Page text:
Monday, December 06, 2010

Milne Bay butterfly habitats unspoiled says British scientist

There are plenty of healthy habitats for butterflies and other creatures on Milne Bay povince’s Calvados Chain of Islands which are largely unspoiled, says a British entomologist and Pacific butterfly specialist. John Tennent, a scientific associate at the Natural History Museum in London, said his research had identified several species not previously recorded from Milne Bay as well as a significant number of butterfly species and subspecies not known to science.

British entomologist and Pacific butterfly specialist John Tennent
He has just returned from several weeks touring Milne Bay’s eastern Louisiades islands and is on his way back to England to stat the real work of sorting, identifying and publishing.
“Small dots on the map do not do the islands justice.
"The rugged islands of some of the Calvados Chain are stunning and there is a lot of healthy habitat out there which, because of the difficult terrain, has remained largely untouched,” he said.
“The data obtained during this research will be of critical value to researchers in other disciplines including biogeographers.
“The final results will include a comprehensive book on the 250 or so butterflies of Milne Bay Province islands.”
British High Commissioner to PNG, Jackie Barson, said the publishing of a book on Milne Bay’s butterflies would be an asset to the province and add to the growing data which confirms PNG as a mega biodiversity hotspot.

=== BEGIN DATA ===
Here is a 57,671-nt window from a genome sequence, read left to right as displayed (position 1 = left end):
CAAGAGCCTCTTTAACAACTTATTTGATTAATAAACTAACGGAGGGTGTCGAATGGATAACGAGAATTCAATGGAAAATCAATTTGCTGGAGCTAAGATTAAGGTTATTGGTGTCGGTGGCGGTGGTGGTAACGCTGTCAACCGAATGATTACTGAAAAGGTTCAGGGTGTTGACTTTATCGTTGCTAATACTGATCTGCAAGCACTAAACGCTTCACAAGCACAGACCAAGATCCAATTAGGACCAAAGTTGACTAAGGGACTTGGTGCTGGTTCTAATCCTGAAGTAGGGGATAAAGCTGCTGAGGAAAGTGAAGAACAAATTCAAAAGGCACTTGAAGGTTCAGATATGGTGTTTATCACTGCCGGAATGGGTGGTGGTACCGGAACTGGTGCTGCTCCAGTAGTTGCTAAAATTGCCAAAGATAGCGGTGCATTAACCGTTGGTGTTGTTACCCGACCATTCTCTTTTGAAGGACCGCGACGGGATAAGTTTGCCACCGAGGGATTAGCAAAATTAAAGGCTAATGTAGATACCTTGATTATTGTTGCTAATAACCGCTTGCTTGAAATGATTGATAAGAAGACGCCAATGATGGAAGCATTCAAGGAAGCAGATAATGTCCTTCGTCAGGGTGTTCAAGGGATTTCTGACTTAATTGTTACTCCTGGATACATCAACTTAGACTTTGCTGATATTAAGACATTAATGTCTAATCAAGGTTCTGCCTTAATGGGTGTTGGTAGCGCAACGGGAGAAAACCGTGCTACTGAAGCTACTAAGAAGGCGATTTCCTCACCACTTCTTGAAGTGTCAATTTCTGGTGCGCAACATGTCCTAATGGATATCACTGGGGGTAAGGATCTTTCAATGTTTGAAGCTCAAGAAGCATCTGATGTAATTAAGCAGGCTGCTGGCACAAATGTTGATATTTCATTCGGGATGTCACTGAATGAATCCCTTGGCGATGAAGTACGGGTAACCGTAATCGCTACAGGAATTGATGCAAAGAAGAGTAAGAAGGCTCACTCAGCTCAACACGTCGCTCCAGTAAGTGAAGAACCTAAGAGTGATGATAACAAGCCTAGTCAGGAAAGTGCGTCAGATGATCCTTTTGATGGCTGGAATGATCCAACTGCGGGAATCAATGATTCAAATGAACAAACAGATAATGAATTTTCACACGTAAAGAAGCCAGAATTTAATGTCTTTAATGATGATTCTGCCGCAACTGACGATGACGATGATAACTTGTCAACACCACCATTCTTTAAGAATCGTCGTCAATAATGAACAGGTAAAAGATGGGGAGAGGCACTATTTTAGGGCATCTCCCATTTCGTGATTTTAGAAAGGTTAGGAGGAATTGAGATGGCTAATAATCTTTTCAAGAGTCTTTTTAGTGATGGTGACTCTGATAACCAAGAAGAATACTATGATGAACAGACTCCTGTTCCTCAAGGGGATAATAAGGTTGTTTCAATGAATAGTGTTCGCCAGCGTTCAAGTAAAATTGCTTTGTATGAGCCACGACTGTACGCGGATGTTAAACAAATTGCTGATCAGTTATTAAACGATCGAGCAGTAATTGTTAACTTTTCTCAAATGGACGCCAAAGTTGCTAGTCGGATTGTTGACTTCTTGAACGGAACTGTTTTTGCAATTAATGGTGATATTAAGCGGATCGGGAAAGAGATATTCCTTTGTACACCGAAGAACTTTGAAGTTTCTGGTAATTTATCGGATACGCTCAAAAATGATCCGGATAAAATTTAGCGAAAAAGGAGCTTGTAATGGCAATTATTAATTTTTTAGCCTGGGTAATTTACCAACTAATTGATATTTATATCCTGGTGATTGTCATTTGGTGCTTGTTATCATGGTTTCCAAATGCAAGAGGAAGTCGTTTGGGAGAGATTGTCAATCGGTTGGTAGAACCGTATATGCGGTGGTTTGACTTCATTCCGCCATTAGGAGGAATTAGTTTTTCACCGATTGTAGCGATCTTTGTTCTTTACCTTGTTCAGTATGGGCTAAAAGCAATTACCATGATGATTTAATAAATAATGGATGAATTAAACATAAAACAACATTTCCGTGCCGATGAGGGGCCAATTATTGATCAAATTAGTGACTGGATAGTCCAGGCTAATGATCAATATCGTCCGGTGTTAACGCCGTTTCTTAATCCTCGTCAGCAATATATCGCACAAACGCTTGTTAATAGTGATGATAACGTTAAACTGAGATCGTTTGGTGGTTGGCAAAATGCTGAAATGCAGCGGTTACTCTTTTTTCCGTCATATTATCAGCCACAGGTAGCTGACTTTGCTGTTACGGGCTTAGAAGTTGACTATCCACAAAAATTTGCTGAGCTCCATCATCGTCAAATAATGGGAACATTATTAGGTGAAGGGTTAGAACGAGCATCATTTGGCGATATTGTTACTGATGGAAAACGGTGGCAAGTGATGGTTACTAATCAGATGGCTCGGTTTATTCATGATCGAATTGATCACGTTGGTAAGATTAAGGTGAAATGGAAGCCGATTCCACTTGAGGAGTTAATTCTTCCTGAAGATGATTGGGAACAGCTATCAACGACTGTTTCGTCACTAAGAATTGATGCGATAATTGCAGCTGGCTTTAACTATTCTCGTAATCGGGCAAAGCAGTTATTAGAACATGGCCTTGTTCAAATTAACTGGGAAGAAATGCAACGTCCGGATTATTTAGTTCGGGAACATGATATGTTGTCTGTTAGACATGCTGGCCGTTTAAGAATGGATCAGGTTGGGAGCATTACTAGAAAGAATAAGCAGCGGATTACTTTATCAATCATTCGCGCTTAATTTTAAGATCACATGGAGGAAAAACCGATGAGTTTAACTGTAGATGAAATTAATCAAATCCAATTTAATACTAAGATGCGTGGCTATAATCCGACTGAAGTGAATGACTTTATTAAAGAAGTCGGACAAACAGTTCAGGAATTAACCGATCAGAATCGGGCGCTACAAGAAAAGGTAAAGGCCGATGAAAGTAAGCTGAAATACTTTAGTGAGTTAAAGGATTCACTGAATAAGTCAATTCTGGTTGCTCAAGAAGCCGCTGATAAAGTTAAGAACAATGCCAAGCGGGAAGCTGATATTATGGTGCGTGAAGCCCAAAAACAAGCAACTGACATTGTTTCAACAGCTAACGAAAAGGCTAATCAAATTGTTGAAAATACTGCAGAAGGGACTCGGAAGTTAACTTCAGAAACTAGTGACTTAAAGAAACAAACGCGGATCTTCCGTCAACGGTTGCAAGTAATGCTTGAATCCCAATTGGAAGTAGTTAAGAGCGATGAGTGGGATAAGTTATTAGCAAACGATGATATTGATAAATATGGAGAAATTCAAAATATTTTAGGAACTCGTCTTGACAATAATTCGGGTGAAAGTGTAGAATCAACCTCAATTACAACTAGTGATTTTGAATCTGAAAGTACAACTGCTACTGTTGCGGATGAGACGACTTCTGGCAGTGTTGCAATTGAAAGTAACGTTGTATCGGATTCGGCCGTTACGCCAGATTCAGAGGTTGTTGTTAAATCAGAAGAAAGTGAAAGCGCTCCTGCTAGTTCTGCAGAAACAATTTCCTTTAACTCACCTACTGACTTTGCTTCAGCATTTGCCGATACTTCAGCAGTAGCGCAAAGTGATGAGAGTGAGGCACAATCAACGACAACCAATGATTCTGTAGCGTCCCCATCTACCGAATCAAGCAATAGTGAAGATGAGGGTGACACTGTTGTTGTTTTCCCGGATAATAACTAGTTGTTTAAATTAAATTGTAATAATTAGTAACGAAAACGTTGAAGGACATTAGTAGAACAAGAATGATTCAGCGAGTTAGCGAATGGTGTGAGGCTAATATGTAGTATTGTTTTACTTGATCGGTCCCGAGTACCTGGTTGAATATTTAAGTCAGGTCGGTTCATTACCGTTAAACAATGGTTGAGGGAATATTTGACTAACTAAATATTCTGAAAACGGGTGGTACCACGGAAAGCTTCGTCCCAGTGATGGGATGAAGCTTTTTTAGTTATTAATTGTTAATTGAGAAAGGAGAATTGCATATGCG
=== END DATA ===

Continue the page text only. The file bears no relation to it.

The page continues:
“I congratulate Mr Tennent on completing his research in the islands of Milne Bay.
“While this has undoubtedly been challenging, collaboration with other organizations such as Conservation International and the PNG Binatang Research Centre has helped make his work a lot easier,” she added.
Mr Tennent has been in Milne Bay Province since April 2010 carrying out a survey of the islands’ butterflies and has visited 76islands in the Province, and recorded butterflies on 74 of them.
He expects to spend most of his time in the coming year working on the specimens and the data collected during his time here, before returning to Milne Bay to tidy up loose ends early in 2012.
On many islands he has worked closely with the staff of Conservation International, an organisation for which he has nothing but praise.
He has also provided assistance in identifying butterflies to the PNG Binatang Research Centre in Madang.

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